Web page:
Hans Theessink, born in 1948 in Holland, guitarist and songwriter, is quite at home in Tønder, where he has often performed. He tours Denmark regularly, again in March 2016, with his Danish guitar pal Knud Møller. Hans Theessink lives in Vienna, and, with his musical buddy Terry Evans, is currently in the running for an Austrian Amadeus Award 2016 for their album True & Blue.
Karine Polwart (SCO)
Karine Polwart is both singer, songwriter and author. She was born in 1970 in Banknock in Scotland, has studied philosophy and worked for some years for the social organisation Scottish Women’s Aid. Since 2000, music has taken pride of place in Karine Polwart’s life. She was a member of the extremely successful band Malinky, who played at Tønder Festival in 2000, and has also performed with Battlefield Band and Lau. Karine Polwart’s solo career was launched in 2003, when she released her first solo album Faultlines.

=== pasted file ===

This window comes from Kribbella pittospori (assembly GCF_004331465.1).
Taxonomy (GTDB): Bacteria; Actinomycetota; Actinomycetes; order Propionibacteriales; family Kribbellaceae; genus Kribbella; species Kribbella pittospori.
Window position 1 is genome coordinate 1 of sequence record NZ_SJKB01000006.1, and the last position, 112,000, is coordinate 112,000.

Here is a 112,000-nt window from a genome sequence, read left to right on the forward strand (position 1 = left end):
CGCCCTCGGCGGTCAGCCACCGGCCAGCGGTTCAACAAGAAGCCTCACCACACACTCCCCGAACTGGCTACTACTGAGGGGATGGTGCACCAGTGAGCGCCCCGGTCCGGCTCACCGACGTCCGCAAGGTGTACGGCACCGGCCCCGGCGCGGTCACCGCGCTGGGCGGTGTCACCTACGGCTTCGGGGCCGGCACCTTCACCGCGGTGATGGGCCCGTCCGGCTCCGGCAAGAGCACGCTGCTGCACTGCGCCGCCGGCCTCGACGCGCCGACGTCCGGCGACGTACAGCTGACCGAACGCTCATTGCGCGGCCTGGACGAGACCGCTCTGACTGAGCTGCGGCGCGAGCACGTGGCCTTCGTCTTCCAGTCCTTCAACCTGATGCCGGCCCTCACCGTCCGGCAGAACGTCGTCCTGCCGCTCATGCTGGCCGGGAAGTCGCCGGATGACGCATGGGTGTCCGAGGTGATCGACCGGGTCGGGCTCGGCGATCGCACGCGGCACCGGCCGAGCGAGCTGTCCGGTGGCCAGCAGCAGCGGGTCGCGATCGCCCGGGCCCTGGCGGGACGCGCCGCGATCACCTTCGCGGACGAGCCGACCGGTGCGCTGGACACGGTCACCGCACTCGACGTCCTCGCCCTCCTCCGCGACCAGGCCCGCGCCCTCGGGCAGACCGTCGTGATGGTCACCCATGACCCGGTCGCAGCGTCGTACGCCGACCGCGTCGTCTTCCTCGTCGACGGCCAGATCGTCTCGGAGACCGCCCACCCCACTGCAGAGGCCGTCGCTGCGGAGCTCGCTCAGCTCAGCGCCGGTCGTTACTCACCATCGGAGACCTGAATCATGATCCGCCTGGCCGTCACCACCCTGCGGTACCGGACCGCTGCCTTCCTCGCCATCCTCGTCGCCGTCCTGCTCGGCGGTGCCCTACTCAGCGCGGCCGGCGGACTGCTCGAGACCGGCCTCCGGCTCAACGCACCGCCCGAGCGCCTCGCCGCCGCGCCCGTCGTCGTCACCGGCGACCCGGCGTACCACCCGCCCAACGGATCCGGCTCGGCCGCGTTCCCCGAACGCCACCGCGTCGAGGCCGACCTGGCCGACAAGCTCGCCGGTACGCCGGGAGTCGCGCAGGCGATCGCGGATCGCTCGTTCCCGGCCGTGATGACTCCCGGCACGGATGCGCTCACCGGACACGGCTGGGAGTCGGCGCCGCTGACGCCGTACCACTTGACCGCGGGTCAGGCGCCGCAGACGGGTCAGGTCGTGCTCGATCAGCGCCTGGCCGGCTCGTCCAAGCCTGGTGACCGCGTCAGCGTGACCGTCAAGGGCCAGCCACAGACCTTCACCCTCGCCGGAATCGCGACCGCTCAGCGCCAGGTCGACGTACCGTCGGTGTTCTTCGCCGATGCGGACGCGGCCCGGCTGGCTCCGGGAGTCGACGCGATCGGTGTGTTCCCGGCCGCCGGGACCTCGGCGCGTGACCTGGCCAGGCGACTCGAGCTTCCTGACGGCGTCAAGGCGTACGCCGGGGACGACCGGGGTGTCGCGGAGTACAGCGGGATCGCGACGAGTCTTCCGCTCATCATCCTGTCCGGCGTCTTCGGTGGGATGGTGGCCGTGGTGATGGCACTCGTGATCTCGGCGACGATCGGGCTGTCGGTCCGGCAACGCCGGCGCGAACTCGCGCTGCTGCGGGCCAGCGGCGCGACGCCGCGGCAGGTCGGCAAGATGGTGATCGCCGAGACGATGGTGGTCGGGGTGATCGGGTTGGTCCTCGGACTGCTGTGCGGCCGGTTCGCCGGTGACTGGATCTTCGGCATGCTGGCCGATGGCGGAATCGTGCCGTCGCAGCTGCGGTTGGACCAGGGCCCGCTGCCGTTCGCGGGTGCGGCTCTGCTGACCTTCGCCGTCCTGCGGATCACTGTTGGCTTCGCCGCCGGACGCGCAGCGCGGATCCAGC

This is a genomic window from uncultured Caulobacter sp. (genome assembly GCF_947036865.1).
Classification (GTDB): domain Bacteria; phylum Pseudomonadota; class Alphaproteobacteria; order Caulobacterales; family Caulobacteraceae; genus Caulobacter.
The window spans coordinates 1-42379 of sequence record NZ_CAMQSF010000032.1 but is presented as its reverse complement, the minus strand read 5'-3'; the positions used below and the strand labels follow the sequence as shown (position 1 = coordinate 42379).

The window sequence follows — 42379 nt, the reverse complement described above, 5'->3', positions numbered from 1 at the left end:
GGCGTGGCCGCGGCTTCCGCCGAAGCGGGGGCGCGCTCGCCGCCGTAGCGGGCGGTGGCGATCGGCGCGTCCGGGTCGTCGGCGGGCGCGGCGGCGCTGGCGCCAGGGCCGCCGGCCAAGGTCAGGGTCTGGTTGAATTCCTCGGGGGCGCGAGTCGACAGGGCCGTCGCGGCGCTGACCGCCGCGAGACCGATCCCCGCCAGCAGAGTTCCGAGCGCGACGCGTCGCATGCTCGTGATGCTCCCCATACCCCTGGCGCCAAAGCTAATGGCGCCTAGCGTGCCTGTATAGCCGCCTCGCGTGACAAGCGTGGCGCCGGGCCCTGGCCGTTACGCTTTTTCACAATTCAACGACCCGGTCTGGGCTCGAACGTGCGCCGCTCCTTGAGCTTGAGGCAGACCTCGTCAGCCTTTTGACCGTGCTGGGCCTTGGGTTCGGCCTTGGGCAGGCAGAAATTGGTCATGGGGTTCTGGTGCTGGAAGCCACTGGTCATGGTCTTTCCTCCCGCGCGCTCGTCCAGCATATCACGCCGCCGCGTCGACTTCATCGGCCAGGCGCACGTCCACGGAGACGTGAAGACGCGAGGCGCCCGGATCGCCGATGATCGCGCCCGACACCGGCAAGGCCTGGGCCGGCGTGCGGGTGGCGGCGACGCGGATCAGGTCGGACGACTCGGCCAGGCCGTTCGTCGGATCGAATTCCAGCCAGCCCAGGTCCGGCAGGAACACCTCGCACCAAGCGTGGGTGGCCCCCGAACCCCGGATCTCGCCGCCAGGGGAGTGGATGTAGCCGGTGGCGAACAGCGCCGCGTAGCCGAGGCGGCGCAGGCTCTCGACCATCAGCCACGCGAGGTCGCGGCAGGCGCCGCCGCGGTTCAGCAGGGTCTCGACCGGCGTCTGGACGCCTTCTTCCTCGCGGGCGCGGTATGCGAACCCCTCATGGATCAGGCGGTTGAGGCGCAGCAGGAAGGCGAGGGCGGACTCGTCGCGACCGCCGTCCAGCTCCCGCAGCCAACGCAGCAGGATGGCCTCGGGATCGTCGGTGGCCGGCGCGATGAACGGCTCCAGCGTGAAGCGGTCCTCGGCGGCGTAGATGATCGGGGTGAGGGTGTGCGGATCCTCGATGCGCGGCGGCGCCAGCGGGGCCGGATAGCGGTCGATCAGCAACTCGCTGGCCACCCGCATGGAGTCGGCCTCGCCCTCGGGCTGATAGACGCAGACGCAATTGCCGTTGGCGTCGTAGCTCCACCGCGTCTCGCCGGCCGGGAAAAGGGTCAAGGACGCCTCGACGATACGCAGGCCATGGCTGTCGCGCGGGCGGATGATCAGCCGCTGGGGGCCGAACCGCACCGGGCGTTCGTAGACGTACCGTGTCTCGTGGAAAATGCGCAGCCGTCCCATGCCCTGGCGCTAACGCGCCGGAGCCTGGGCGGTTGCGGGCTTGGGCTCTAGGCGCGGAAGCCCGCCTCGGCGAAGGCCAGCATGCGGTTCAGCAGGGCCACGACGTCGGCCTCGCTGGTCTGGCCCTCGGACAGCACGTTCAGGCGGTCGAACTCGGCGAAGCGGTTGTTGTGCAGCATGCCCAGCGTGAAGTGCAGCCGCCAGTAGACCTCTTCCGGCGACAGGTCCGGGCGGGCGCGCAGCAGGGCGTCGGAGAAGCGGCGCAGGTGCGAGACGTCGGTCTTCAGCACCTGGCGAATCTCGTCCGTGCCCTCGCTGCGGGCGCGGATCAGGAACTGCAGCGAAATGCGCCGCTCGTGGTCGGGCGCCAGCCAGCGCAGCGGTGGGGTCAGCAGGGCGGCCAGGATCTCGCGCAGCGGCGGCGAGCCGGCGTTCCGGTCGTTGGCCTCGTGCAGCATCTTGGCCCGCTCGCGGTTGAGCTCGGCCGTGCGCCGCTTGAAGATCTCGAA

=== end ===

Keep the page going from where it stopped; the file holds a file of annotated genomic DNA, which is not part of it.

Social indignation and political interest are elemental to Karine Polwart’s songwriting, and the projects she chooses. Social questions, the environment, scientific and political topics find their way into her songs, making Karine Polwart one of modern Scotland’s essential creative musicians.
Karine Polwart has won a wheen of prizes, among them BBC Radio 2 Folk Awards, twice given her for Best Original Song, and the Scots Trad Music Awards. On stage, Karine Polwart is accompanied by her brother Steven Polwart on guitar and vocal, and Inge Thomson on accordion, percussion and vocal.
One of the noted names in Irish traditional music is back. Flook offer virtuoso performances on flute, whistle, guitar and bodhrán, Irish traditional music at its best, and they have critical acclaim and prizes to prove it. Flook was founded in 1995, among the founder members being Michael McGoldrick, who thrilled the Tønder Festival audience with the Usher’s Island group in 2015.